Summer Camps & Classes
(page 1 of 4)
We live in a fast-paced world and it seems like our kids are always plugged into something—their cell phones, the Internet, their iPods, video games, TV shows. The ability to truly connect the “old-fashioned” way is becoming a lost art. At its core, summer camp teaches kids how to unplug from technology, leave their gizmos at home, and connect with people. Professionals who study the educational and emotional needs of children stress the importance of camp, and how the camp experience assists children in leading happier, more “joyful” lives. YMCA Camps and Day Camps, around since 1909, have been nurturing character development in young campers through the core values of caring, honesty, respect, responsibility, and faith.
Campers ages 4-14 who might not be ready for an overnight camp experience can attend Day Camp, those who are eager for the camp experience but not a week-long commitment can try a three-day mini sampler, and campers who are ready to be away for a few weeks can take a YMCA wilderness trip up to the Boundary Waters—or even as far from home as Alaska.
At Traditional Overnight Camp, campers ages 7-18 get a well-rounded experience with activities like horseback riding, swimming, ropes, kayaking, and camp fires at Camp Icaghowan on Lake Wapogasset near Amery, Wis., Camp Ihduhapi on Lake Independence in Loretto, Minn., and Camp St. Croix on Lake St. Croix near Hudson, Wis. A non-competitive single-gender camp is offered in Camp Warren on Half Moon Lake near Eveleth Camp duNord on Lake Burntside near Ely is the site for Family Camp, allowing families to get away and come together through opportunities for growth, spiritual development and environmental awareness, and Teen Wilderness Camps at Camp Menogyn on the Gunflint Trail, near Grand Marais, and Camp Widjiwagan on Lake Burntside near Ely include everything from canoeing and backpacking to rock climbing.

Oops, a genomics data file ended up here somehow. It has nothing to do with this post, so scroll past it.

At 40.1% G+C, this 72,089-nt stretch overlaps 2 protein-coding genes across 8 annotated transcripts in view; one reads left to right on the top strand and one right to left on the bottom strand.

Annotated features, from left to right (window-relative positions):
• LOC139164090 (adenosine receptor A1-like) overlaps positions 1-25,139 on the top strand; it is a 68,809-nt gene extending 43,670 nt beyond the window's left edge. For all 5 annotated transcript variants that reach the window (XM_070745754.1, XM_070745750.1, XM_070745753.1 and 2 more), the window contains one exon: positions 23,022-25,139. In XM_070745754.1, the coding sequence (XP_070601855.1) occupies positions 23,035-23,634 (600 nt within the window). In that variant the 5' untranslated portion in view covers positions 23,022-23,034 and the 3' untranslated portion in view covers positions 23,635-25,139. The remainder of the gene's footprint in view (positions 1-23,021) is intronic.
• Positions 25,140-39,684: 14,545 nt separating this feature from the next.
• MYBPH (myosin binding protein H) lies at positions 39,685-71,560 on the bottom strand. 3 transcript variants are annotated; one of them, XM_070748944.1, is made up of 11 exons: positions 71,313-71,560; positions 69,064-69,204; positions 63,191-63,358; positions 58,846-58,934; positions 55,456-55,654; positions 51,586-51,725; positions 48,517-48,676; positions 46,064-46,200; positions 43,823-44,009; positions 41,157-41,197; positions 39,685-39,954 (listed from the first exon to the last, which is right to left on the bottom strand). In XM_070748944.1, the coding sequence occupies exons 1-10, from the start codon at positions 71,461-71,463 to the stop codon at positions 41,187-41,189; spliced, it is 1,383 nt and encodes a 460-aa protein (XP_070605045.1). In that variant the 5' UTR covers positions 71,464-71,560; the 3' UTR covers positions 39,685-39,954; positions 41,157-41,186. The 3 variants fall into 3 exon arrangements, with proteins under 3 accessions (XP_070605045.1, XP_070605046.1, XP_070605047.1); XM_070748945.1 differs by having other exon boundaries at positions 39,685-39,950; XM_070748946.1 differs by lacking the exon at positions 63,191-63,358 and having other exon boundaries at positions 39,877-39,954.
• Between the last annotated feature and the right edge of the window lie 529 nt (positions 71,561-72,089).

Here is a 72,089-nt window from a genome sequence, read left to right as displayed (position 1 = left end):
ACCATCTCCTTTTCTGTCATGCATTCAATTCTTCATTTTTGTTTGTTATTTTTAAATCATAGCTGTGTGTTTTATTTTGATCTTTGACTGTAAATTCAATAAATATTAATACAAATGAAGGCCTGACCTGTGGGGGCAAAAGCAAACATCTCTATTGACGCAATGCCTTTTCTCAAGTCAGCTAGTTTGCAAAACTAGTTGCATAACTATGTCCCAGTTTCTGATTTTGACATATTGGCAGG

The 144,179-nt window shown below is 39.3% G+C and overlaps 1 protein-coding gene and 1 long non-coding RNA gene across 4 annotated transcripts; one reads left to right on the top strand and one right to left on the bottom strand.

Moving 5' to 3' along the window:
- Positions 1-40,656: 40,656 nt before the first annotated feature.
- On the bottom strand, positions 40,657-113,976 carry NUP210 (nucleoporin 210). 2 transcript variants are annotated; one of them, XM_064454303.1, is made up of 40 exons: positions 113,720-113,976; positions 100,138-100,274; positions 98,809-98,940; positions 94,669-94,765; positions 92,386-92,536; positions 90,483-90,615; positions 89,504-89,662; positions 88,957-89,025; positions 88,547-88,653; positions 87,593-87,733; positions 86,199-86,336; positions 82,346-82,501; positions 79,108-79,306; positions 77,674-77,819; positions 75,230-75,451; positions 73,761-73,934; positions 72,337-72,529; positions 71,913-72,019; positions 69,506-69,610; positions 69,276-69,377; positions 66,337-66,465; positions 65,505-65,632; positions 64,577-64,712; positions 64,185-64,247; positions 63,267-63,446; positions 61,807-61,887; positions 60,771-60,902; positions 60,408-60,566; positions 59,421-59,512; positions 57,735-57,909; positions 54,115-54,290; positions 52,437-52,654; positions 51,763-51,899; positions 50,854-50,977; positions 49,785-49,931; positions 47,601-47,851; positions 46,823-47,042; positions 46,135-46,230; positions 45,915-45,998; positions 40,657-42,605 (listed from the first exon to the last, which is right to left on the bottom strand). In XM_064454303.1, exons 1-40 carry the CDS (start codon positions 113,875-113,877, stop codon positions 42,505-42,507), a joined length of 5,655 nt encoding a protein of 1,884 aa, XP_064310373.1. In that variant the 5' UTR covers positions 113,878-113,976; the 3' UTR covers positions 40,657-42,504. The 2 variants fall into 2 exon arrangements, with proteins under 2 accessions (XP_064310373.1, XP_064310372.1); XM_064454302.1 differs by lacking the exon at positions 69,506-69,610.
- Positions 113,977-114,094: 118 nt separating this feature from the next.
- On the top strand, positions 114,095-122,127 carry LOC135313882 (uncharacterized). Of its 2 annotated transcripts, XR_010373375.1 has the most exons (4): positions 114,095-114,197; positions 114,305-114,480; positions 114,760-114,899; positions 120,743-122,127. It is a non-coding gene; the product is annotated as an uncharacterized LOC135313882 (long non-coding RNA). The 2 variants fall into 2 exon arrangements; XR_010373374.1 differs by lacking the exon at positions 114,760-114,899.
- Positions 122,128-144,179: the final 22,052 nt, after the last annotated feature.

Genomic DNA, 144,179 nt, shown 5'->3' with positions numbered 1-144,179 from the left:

While traditional camps like the YMCA will always be popular, today’s campers are also attending more specialized workshops and camps focusing on sports, religion, academic enrichment, community service, special needs, visual and performing arts, dance, and music.
From classes like “Tea party” for kids in kindergarten to second grade to “Introductory video game creation” for high schoolers, there are enough classes in the Minnehaha Academy Summer Programs to fill a 40-page brochure.
“We recognize that each student is a unique individual with different interests and gifts, so we strive to offer a variety of academic, athletic and enrichment opportunities during the summer,” explains Laurie Palm, Minnehaha Academy summer program director. Classes are open to students who attend Minnehaha Academy as well as the general public in both half and full-day options. Not only are the prices reasonable (most specifically with the full-day Camp Minnehaha program including swimming lessons, art, music, science, and phys ed), but the programs are characterized by quality teaching, fun and active learning, a nurturing environment, and a Christian perspective.
An expansive course catalog is also offered at MacPhail Center for Music, ranging from “Animals on Parade” for four-year-olds to “Rock” and “Hip Hop” camps for teens to “Chamber Music Camp” for adults.
“We offer 46 unique camp experiences for ages three to adult, exciting performance venues—including First Ave—and high-quality teaching artists,” says Judy Boeckel, public relations and marketing coordinator. “We provide a fun and unique learning opportunity to explore music in a creative environment and develop skills that will last a lifetime. Each camp is specially designed to meet the needs of the campers and to create a nurturing environment that promotes cooperation, creativity and self-discovery.”